HAVANA — Since the collapse of Communist dictatorships across Eastern Europe more than a year ago, Cuba's President Fidel Castro has adopted the slogan "socialism or death," trumpeting his resolve to keep ruling this Caribbean island as a one-party socialist state.
"If they told me that 98% of the people did not believe in the revolution, I would carry on fighting," he declared in a speech last October. "A revolutionary must be a man who, even if he is left alone, continues to fight for his ideas."
But behind the aging leader's defiant rhetoric, his Communist Party is engaged in a lively debate over how to rid the political system of some of its dogmatic, Soviet-style trappings and make it more responsive to the needs of 10 million Cubans during their worst economic hardships since Castro led a guerrilla band to power in 1959.
Most of the discussions are part of an official effort to shape the everyday complaints of ordinary Cubans into an agenda of reforms at the Fourth Party Congress to be held some time this year. Among the demands most likely to be accepted are freer emigration and an end to discrimination against religious believers.
At less formal round tables, held twice a month at the University of Havana, Communists and outsiders are debating the "crisis of socialism" and what new form Cuba's official creed must take to survive. One indication is the university's curriculum, which requires more study these days of 19th-Century Cuban independence hero Jose Marti and less of Karl Marx.
"The Cuban revolution is searching for a new philosophy," Mercedes Arce, head of the university's Center for Study of Political Alternatives, said in an interview. Tying Cuba's economy to the Soviet Bloc, she explained, influenced the way the entire society was organized. Now that those ties are unraveling, "people are hopeful that the Party Congress will steer a new course for society."
Some Cuba watchers dismiss the debate as insignificant because Communist leaders have precluded any challenge to Castro's rule. Yet even the most skeptical admit that the 64-year-old president's charismatic appeals to Cuban nationalism and his image as a renovator could shore up his popularity.
"The Party Congress is not going to change Cuba into a quasi-capitalist system or a democracy," a Western diplomat said. "But it could bring some changes to make the system appear more open and more productive."
That's exactly what some party leaders hope for in order to help confront growing shortages of food and machinery, once supplied by Cuba's former East European allies, and of Soviet fuel, which became costlier under a new commercial agreement that all but ended Cuba's status as a favored Soviet trading partner.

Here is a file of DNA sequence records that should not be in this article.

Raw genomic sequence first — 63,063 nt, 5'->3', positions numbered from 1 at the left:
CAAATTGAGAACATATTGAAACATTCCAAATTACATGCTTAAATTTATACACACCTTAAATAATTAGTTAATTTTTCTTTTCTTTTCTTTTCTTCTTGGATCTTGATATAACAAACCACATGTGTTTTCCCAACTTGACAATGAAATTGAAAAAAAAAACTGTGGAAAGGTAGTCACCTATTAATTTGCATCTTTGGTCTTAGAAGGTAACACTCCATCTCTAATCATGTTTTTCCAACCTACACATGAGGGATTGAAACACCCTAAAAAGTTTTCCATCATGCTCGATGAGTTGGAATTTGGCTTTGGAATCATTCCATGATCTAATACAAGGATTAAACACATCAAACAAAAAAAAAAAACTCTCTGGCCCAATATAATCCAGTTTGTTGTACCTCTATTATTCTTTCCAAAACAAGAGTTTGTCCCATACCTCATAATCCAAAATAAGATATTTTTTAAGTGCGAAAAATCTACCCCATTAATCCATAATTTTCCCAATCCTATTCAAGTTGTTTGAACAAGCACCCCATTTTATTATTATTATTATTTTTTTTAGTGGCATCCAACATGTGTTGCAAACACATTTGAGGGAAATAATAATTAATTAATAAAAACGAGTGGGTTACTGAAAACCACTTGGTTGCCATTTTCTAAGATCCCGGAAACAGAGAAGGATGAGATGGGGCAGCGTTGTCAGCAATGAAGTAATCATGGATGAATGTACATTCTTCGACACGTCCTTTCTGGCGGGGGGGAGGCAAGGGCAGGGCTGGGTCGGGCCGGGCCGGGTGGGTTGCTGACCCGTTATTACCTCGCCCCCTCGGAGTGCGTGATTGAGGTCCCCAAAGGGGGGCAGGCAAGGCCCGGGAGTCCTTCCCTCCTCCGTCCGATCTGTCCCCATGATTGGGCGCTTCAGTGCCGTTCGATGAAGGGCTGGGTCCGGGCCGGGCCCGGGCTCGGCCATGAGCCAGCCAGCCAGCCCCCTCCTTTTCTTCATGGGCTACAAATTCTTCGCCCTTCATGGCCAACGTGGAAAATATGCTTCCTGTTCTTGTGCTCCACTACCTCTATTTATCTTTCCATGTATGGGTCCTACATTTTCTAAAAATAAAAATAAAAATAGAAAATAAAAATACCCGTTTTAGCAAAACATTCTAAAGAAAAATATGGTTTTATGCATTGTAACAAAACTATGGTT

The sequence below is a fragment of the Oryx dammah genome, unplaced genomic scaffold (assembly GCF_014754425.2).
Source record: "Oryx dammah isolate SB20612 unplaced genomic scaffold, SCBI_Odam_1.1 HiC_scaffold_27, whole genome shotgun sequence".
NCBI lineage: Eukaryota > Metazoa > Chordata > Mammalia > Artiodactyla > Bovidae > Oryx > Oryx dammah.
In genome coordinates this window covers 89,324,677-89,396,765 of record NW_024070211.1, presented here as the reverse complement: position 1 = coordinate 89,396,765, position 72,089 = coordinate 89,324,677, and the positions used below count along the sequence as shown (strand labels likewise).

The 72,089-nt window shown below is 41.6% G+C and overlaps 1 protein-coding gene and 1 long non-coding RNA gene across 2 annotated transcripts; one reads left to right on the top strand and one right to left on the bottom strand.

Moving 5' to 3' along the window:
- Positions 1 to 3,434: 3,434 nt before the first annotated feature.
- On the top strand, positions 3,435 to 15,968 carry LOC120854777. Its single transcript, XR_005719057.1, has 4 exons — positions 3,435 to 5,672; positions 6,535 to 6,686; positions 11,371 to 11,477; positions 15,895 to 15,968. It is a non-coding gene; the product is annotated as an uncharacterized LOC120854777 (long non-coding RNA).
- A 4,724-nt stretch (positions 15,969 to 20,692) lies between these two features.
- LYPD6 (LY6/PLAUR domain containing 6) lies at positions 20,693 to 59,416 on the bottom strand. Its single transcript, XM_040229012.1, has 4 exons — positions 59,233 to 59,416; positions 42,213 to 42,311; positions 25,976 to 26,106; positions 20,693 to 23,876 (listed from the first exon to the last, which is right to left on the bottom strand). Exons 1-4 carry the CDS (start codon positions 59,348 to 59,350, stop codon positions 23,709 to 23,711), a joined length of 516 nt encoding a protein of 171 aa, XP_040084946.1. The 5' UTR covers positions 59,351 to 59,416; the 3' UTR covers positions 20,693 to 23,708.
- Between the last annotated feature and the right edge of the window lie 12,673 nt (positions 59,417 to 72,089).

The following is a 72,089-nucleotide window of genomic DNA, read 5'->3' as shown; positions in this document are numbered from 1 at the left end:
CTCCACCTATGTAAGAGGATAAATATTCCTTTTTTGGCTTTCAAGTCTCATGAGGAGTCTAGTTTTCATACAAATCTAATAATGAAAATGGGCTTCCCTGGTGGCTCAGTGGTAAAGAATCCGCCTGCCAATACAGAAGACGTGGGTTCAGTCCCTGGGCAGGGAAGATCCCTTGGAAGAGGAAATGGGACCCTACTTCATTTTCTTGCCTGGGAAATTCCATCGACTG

Cuba's productivity, especially in agriculture, has declined since 1986. That is when Castro abandoned a short-lived experiment with market mechanisms on the ground that material incentives had created a class of high-paid middlemen who exploited the Cuban people by charging exorbitant prices for food and services.
Managers of the centralized economy are now relying on moral incentives--and the rallying slogan "Cuba va" (Cuba can make it)--to enforce a wartime rationing plan, mobilize 20,000 volunteer workers from Havana to the farms and replace thousands of cars and tractors with bicycles and oxen. The rationing regime, dubbed "special period in time of peace," has raised the level of grumbling and cynicism among Cubans, who stand in longer lines for more of their food.
Part of the debate within the party is over the extent to which the market should be restored. Material incentives, in the form of better pay and privileges, already go to workers in tourist hotels and pharmaceutical research labs--two of Cuba's most promising dollar earners. Thousands of Cubans have acquired pigs since the government last October authorized independent trading in pork--part of the 5% of agricultural production now in private hands.
Dining in a popular state-owned restaurant one night, a party official thought of McDonald's. He wondered aloud why the state couldn't adopt the franchise concept--retaining control of businesses but allowing private individuals to manage them as concessions and share profits.
"It is fair to say that there are two currents in the party--the more orthodox Marxists and those looking for a creative process of change, in a uniquely Cuban way," said the official, who put himself in the latter camp and claimed it was gaining the upper hand.
But Angel Tomas Gonzalez, a journalist for the newspaper Juventud Rebelde, predicted "a period of backsliding as the economic crisis forces more centralization at a time when we should be moving the other way."